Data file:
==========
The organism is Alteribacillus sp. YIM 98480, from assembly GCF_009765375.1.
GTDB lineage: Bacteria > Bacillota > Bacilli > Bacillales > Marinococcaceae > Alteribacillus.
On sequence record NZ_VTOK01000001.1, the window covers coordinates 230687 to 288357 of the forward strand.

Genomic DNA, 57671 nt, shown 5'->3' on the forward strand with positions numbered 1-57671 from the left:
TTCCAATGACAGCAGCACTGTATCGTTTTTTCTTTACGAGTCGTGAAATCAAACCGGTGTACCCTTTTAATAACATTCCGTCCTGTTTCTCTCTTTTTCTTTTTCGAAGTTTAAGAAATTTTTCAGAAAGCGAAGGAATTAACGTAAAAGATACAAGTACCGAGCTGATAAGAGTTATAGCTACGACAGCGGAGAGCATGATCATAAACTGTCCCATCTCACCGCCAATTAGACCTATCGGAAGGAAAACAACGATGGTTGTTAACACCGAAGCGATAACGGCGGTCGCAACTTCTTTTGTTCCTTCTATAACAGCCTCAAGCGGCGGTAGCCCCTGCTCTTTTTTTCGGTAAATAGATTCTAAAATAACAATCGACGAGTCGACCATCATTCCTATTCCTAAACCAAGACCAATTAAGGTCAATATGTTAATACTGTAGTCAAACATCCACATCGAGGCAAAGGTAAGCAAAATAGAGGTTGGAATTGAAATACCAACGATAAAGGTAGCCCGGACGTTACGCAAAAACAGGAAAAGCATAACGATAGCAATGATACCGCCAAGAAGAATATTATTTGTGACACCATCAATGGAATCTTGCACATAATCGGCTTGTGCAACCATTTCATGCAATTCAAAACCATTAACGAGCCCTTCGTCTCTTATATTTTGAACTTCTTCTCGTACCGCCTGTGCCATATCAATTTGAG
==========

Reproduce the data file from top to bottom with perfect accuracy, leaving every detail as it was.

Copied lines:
The organism is Alteribacillus sp. YIM 98480, from assembly GCF_009765375.1.
GTDB lineage: Bacteria > Bacillota > Bacilli > Bacillales > Marinococcaceae > Alteribacillus.
On sequence record NZ_VTOK01000001.1, the window covers coordinates 230687 to 288357 of the forward strand.

Genomic DNA, 57671 nt, shown 5'->3' on the forward strand with positions numbered 1-57671 from the left:
TTCCAATGACAGCAGCACTGTATCGTTTTTTCTTTACGAGTCGTGAAATCAAACCGGTGTACCCTTTTAATAACATTCCGTCCTGTTTCTCTCTTTTTCTTTTTCGAAGTTTAAGAAATTTTTCAGAAAGCGAAGGAATTAACGTAAAAGATACAAGTACCGAGCTGATAAGAGTTATAGCTACGACAGCGGAGAGCATGATCATAAACTGTCCCATCTCACCGCCAATTAGACCTATCGGAAGGAAAACAACGATGGTTGTTAACACCGAAGCGATAACGGCGGTCGCAACTTCTTTTGTTCCTTCTATAACAGCCTCAAGCGGCGGTAGCCCCTGCTCTTTTTTTCGGTAAATAGATTCTAAAATAACAATCGACGAGTCGACCATCATTCCTATTCCTAAACCAAGACCAATTAAGGTCAATATGTTAATACTGTAGTCAAACATCCACATCGAGGCAAAGGTAAGCAAAATAGAGGTTGGAATTGAAATACCAACGATAAAGGTAGCCCGGACGTTACGCAAAAACAGGAAAAGCATAACGATAGCAATGATACCGCCAAGAAGAATATTATTTGTGACACCATCAATGGAATCTTGCACATAATCGGCTTGTGCAACCATTTCATGCAATTCAAAACCATTAACGAGCCCTTCGTCTCTTATATTTTGAACTTCTTCTCGTACCGCCTGTGCCATATCAATTTGAG